I’ll have to be honest. When I first heard about the coronavirus (COVID-19) outbreak in Wuhan in January, I didn’t think it would escalate and result in countries around the world scrambling for a way to mitigate the spread. Being “far away” from the epicenter made me feel disconnected and a part of me felt hopeful that COVID-19 could be contained before getting out of hand. After all, we’ve made it through SARS back in 2003 and MERS in 2012, both of which had higher fatality rates. But things are different from back then. We’re dealing with a different virus and in this day and age, “far away” isn’t really far away. As much as we benefit from globalization, we’re also feeling its full effect through COVID-19’s rapid spread, the deep interdependence between major economies, and how vulnerable we all are to unexpected shocks.
Right now, what we’re living through feels like something out of a movie, but at least we are all in it together.
Across the country, major cities including San Francisco, New York City and Seattle have issued stay-at-home orders to “flatten the curve” and slow the spread of the virus. Schools and all non-essential businesses have been asked to close. Major events, such as SXSW, have been cancelled, and almost everyone I know is working from home.
San Francisco, where I currently live, was the first to order a shelter-in-place almost 2 weeks ago. What this means is I’m barred from gathering outside, but I can leave the house for “essential activities”, such as grocery shopping and going to the doctor. Most restaurants in my neighborhood have closed their doors, but a few have kept their delivery and takeout services up and running. People can also walk and exercise outside in public spaces, as long as they stay 6 feet away from others.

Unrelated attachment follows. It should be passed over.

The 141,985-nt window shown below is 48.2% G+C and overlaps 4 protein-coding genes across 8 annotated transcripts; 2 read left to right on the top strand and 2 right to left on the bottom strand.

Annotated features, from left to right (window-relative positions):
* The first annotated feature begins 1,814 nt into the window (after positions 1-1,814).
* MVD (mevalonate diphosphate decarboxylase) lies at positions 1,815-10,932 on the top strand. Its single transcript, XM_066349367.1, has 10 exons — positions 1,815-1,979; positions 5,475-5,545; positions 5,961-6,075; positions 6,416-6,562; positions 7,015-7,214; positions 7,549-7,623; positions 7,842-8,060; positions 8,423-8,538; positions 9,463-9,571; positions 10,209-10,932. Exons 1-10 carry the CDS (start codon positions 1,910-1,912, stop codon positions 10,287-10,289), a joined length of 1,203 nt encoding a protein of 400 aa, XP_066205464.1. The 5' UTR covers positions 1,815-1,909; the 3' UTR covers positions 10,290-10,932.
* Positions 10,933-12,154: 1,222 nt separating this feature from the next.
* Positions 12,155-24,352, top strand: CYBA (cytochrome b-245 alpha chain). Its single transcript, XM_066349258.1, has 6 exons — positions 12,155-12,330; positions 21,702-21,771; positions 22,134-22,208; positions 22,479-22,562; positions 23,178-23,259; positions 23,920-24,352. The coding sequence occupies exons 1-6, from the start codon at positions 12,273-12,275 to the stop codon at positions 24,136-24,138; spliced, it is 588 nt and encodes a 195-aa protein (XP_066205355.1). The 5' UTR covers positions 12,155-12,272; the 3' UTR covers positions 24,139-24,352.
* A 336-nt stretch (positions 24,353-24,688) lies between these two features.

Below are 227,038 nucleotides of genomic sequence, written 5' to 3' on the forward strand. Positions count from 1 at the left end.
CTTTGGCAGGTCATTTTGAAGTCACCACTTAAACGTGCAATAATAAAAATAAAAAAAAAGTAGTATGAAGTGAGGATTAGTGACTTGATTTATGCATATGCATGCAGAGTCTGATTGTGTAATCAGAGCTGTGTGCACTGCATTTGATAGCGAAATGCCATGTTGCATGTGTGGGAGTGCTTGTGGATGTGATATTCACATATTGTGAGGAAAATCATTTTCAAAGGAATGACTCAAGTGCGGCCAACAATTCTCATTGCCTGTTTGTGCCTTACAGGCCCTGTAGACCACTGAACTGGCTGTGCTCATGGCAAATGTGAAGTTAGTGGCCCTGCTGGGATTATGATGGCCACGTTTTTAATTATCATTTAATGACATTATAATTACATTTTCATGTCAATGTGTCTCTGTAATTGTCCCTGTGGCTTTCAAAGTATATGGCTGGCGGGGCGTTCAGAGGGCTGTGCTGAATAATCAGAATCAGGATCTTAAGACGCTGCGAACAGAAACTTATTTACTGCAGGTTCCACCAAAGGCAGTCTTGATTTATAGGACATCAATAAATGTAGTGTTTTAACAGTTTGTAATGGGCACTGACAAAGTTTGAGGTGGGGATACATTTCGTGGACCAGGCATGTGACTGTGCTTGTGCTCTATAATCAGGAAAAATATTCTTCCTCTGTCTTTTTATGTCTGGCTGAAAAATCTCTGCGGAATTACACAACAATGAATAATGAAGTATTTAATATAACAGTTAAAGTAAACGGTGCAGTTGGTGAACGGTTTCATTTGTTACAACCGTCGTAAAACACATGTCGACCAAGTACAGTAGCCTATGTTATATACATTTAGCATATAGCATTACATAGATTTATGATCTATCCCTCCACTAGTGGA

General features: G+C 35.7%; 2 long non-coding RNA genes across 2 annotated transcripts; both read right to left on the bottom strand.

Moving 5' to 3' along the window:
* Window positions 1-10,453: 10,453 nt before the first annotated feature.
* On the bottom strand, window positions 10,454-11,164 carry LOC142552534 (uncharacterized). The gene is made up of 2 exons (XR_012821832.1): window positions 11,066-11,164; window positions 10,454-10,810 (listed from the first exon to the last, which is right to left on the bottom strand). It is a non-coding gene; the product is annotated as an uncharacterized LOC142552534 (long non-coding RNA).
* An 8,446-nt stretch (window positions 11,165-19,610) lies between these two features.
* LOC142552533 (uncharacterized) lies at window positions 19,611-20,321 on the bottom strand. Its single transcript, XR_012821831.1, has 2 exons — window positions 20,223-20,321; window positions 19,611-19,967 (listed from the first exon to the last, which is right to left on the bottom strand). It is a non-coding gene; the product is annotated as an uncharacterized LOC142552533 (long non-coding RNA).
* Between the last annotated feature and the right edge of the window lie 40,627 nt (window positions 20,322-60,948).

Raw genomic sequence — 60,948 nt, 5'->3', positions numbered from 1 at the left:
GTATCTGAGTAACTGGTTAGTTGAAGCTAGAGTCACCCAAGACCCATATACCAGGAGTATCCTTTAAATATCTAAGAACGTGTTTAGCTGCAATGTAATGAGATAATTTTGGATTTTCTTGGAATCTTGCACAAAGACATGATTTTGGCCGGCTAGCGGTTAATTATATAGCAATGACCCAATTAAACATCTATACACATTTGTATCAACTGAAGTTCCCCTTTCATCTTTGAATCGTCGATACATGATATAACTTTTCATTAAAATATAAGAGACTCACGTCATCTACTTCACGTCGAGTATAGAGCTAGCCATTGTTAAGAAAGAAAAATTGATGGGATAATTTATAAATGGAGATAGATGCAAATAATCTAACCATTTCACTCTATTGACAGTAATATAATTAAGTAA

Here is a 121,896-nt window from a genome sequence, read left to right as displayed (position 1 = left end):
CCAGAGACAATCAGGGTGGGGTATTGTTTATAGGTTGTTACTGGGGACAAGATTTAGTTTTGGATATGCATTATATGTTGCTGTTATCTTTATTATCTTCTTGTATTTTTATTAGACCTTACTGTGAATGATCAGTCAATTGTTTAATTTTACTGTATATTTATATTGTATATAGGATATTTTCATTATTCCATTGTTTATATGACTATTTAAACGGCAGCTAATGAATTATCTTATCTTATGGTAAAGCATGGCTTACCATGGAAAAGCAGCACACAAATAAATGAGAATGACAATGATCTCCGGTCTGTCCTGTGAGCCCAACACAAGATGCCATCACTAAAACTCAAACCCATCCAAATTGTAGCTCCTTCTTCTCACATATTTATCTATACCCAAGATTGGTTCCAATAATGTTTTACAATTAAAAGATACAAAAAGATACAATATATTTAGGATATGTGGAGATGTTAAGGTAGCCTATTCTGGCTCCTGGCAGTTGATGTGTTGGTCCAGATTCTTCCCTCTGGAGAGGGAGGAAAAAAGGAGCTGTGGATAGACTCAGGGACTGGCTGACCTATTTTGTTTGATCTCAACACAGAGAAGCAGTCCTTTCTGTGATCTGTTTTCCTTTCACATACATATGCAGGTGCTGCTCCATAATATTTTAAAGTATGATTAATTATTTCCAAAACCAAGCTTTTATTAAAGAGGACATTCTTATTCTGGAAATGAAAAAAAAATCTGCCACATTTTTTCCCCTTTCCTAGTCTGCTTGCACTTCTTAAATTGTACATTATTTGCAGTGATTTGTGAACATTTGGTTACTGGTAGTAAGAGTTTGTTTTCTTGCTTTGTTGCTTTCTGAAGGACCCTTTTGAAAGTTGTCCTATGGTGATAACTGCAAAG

These measures are imperative for the health and safety of our nation, although devastating for our economy. This week’s uptick after the signing of a historic $2T stimulus package does not make up for the fact that the stock market has wiped out nearly 3 years of gains. Small businesses, the airline and hospitality industries are all suffering major losses and that extends downstream to the now 3 million+ workers whose jobs have been cut. My roommate, a marketing manager at a local restaurant chain, recently received an email regarding employment termination if the doors do not reopen by April 7th.
So yes, COVID-19 is very real and it can get personal. Even if it hasn’t turned your world upside down just yet, it is leaving people without an income and ability to provide for themselves and their families.
So please, let’s all do our part by following the social distancing guidelines, staying at home, and limiting the time outside to truly essential activities. With COVID-19’s incubation being anywhere from 2 to 14 days, we can be asymptomatic for a while and spread the virus to others without knowing. This community spread is what puts our healthcare system at risk. There are simply not enough beds, ICUs, ventilators for everyone and having to choose between which sick patient should receive care, is the last thing we want to do.
For those in the less-vulnerable category who underestimate the virus and call it “just another flu” (yes, I’m looking at you springbreakers), now’s the time to get serious. Staying at home is a small sacrifice compared to what our seniors and elderly have gone through (e.g., serving our country during World War II) or what our medical workers are doing each day to save lives. I know we’re all coping and adjusting to life under quarantine, but.. hey, we’re all in this together!
How are all of you doing during this time?
I’ll be checking in every now and then to post updates from SF, but until then, please stay safe and healthy!